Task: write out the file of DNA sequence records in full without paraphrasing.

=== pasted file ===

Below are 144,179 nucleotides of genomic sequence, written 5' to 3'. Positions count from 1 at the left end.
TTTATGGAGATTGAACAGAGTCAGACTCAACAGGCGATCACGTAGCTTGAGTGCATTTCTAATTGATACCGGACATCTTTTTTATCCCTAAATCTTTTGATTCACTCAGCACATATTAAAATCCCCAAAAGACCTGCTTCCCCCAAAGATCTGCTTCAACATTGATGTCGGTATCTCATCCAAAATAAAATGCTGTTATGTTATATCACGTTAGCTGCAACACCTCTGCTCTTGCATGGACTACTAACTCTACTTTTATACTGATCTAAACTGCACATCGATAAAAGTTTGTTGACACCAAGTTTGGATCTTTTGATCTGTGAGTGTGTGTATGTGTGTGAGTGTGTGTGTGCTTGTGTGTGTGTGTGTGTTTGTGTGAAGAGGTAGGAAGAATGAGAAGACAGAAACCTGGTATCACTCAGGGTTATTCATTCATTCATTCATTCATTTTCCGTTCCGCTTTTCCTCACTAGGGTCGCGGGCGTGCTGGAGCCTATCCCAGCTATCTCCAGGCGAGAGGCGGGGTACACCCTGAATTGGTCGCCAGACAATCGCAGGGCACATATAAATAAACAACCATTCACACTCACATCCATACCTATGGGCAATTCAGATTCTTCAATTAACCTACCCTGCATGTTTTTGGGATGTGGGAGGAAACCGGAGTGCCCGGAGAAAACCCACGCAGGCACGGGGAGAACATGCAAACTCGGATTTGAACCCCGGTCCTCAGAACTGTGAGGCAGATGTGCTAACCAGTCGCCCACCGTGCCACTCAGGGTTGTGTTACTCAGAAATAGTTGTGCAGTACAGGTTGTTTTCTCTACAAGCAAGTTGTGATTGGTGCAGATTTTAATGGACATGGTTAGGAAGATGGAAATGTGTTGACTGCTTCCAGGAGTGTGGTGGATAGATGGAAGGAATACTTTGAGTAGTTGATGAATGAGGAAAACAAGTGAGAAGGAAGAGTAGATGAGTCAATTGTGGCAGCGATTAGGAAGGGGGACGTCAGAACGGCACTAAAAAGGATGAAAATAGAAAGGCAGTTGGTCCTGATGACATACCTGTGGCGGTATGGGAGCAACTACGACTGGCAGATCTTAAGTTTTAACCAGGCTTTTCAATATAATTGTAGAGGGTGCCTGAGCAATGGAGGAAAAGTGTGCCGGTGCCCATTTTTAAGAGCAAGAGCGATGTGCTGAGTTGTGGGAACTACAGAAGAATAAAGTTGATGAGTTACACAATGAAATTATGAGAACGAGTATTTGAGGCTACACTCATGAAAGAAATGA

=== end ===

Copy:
Below are 144,179 nucleotides of genomic sequence, written 5' to 3'. Positions count from 1 at the left end.
TTTATGGAGATTGAACAGAGTCAGACTCAACAGGCGATCACGTAGCTTGAGTGCATTTCTAATTGATACCGGACATCTTTTTTATCCCTAAATCTTTTGATTCACTCAGCACATATTAAAATCCCCAAAAGACCTGCTTCCCCCAAAGATCTGCTTCAACATTGATGTCGGTATCTCATCCAAAATAAAATGCTGTTATGTTATATCACGTTAGCTGCAACACCTCTGCTCTTGCATGGACTACTAACTCTACTTTTATACTGATCTAAACTGCACATCGATAAAAGTTTGTTGACACCAAGTTTGGATCTTTTGATCTGTGAGTGTGTGTATGTGTGTGAGTGTGTGTGTGCTTGTGTGTGTGTGTGTGTTTGTGTGAAGAGGTAGGAAGAATGAGAAGACAGAAACCTGGTATCACTCAGGGTTATTCATTCATTCATTCATTCATTTTCCGTTCCGCTTTTCCTCACTAGGGTCGCGGGCGTGCTGGAGCCTATCCCAGCTATCTCCAGGCGAGAGGCGGGGTACACCCTGAATTGGTCGCCAGACAATCGCAGGGCACATATAAATAAACAACCATTCACACTCACATCCATACCTATGGGCAATTCAGATTCTTCAATTAACCTACCCTGCATGTTTTTGGGATGTGGGAGGAAACCGGAGTGCCCGGAGAAAACCCACGCAGGCACGGGGAGAACATGCAAACTCGGATTTGAACCCCGGTCCTCAGAACTGTGAGGCAGATGTGCTAACCAGTCGCCCACCGTGCCACTCAGGGTTGTGTTACTCAGAAATAGTTGTGCAGTACAGGTTGTTTTCTCTACAAGCAAGTTGTGATTGGTGCAGATTTTAATGGACATGGTTAGGAAGATGGAAATGTGTTGACTGCTTCCAGGAGTGTGGTGGATAGATGGAAGGAATACTTTGAGTAGTTGATGAATGAGGAAAACAAGTGAGAAGGAAGAGTAGATGAGTCAATTGTGGCAGCGATTAGGAAGGGGGACGTCAGAACGGCACTAAAAAGGATGAAAATAGAAAGGCAGTTGGTCCTGATGACATACCTGTGGCGGTATGGGAGCAACTACGACTGGCAGATCTTAAGTTTTAACCAGGCTTTTCAATATAATTGTAGAGGGTGCCTGAGCAATGGAGGAAAAGTGTGCCGGTGCCCATTTTTAAGAGCAAGAGCGATGTGCTGAGTTGTGGGAACTACAGAAGAATAAAGTTGATGAGTTACACAATGAAATTATGAGAACGAGTATTTGAGGCTACACTCATGAAAGAAATGA